Of course, there are small and large vendors out there who can help. And some health insurers and employers also offer assistance through consortium groups like Dossia. However, a lot that information is derived from claims data, which doesn't always provide a complete picture of the patient either. Sometimes, the data suggests that blood work was done, for instance, but in fact it was ordered and paid for, but no results exist in the file.
Under the HITECH Act and HIPAA regulations, clinicians are supposed to offer patient copies or electronic access to their medical data, which could be used to populate a PHR. But for the most part, that's being achieved through patient portals. And while portals can be convenient for patients, unless the individual gets all his or her care from one affiliated group of providers--like a Kaiser Permanente, for example--it's still unlikely that the patient information will be complete.
So, what are patients to do if they want to create and manage their own complete e-health record? Too often it requires they supplement information already available in PDFs or images of scanned documents with a mish mash of assorted information from paper records. That scattered collection of information then has to be manually entered into the e-PHR. That's a lot of work. And if the patient is elderly or suffers from a serious illness that's driving him or her to gather all the information in one place, it may be too much.
[ Which healthcare organizations came out ahead in the IW500 competition? See 10 Healthcare IT Innovators: InformationWeek 500.]
One option is to use the services of a company like Zweena, a tiny Princeton, N.J.-based vendor offering a concierge service that manually tracks down paper-based medical records and inputs key data from those documents into an understandable and manageable digital record.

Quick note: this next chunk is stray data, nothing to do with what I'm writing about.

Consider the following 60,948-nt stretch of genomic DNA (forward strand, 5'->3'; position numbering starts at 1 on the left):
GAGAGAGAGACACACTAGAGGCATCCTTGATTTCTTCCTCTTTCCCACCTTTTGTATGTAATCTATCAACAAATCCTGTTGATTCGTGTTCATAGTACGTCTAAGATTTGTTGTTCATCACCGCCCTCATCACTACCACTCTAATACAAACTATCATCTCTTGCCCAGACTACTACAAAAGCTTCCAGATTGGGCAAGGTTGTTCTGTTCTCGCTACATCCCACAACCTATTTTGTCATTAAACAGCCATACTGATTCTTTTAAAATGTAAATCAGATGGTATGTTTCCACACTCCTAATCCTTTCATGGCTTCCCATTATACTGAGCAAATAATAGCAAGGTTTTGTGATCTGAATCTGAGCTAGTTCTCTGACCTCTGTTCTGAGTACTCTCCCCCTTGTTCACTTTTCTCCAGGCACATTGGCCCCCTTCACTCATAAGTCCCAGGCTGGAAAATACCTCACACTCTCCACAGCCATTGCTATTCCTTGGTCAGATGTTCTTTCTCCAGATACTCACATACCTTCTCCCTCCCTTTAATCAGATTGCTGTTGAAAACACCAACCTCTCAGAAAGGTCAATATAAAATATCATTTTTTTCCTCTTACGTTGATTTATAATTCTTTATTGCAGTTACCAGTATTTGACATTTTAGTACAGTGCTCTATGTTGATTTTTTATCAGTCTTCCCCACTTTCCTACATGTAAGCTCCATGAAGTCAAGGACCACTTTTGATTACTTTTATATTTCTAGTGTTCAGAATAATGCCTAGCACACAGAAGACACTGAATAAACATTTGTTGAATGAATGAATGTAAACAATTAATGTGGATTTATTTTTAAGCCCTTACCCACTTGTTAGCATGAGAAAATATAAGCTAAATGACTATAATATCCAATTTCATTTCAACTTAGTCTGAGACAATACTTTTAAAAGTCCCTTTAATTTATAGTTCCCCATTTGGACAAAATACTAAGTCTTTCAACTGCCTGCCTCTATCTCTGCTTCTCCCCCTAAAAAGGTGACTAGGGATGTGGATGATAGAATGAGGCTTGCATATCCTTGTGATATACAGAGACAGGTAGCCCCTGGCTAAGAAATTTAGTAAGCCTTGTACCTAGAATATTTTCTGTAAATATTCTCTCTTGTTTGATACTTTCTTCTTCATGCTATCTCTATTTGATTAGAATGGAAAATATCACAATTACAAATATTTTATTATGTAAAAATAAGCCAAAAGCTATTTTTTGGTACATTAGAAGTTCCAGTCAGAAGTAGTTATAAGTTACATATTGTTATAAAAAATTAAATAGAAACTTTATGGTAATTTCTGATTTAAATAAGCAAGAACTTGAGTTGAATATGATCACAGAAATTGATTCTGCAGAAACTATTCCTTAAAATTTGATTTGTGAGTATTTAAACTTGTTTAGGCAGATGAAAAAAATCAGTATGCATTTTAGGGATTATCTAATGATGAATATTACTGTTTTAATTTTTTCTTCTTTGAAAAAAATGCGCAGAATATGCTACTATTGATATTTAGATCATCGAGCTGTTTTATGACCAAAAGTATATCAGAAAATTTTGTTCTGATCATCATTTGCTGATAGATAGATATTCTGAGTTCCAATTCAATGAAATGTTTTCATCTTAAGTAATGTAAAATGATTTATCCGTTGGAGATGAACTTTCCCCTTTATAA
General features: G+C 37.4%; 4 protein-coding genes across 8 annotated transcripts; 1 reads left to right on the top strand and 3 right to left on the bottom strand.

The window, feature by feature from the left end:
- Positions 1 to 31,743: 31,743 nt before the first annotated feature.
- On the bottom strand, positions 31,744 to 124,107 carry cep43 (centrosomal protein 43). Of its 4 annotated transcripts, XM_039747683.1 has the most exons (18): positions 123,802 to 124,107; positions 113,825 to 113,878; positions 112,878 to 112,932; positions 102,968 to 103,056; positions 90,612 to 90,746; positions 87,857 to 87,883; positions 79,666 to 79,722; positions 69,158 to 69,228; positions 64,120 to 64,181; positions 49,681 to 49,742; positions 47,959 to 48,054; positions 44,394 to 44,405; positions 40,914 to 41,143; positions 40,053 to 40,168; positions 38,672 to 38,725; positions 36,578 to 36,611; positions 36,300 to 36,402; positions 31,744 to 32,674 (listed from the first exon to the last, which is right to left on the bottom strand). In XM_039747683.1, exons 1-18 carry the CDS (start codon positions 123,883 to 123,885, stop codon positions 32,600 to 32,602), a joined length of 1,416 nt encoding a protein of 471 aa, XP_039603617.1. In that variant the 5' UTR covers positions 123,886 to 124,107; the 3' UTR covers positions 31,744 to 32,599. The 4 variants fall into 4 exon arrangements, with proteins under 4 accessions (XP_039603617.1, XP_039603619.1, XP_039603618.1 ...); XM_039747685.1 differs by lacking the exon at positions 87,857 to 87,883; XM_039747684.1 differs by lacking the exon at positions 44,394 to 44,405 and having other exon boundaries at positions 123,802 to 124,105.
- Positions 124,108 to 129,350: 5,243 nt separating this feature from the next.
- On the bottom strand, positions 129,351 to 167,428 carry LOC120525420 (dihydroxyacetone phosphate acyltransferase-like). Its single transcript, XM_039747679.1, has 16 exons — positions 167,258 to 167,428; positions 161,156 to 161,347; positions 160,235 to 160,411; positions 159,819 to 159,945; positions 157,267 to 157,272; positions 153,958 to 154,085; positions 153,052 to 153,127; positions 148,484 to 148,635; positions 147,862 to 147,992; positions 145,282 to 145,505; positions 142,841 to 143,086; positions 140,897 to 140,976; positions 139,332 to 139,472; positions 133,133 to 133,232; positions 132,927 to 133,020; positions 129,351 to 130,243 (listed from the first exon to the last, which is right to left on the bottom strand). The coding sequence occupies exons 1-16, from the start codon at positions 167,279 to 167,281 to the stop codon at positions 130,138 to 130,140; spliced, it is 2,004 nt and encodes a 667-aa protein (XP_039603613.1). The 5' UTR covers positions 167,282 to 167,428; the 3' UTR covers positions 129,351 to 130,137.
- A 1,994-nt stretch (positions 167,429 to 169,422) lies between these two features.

Over the last five years, Zweena's small staff, which includes a nurse and medical coding expert, has created digitized healthcare records for about 450 individuals by combing through more than 3,500 pages of medical documents. With the patient's signed authorization, their team sends requests for medical records to the individual's doctors. When the patient's records come in, they "abstract critical information" and enter that data into a new digital record.
The service ranges in price from $50 a year for a basic membership to $495 a year for an "unlimited, premium" plan, that gives members "unfettered access to Zweena staff." With the premium service, Zweena nurses will answer questions about what a medical term in a record means, or they'll have records printed out and mailed for someone who's traveling.
Zweena also has a relationship with Microsoft so that patients' Zweena records can be "pushed" into Microsoft HealthVault personal health records, "in case" individuals are uneasy about dealing with a small company like Zweena, said founder John Phelan.
Eventually, Zweena wants to allow bi-directional transfers of information between HealthVault and Zweena PHRs, so that patients can easily have digitized data updated into Zweena as more doctors agree to send patient electronic data to HealthVault and other consumer PHR platforms, said Phelan.
"There's an evolution going on," Phelan pointed out. "Google Health's model didn't work because they were focused on getting millions of eyeballs" for their PHR site, he said. "But it's really about putting the patient at the center of their information," and making it easy.
Find out how health IT leaders are dealing with the industry's pain points, from allowing unfettered patient data access to sharing electronic records. Also in the new, all-digital issue of InformationWeek Healthcare: There needs to be better e-communication between technologists and clinicians. Download the issue now. (Free registration required.)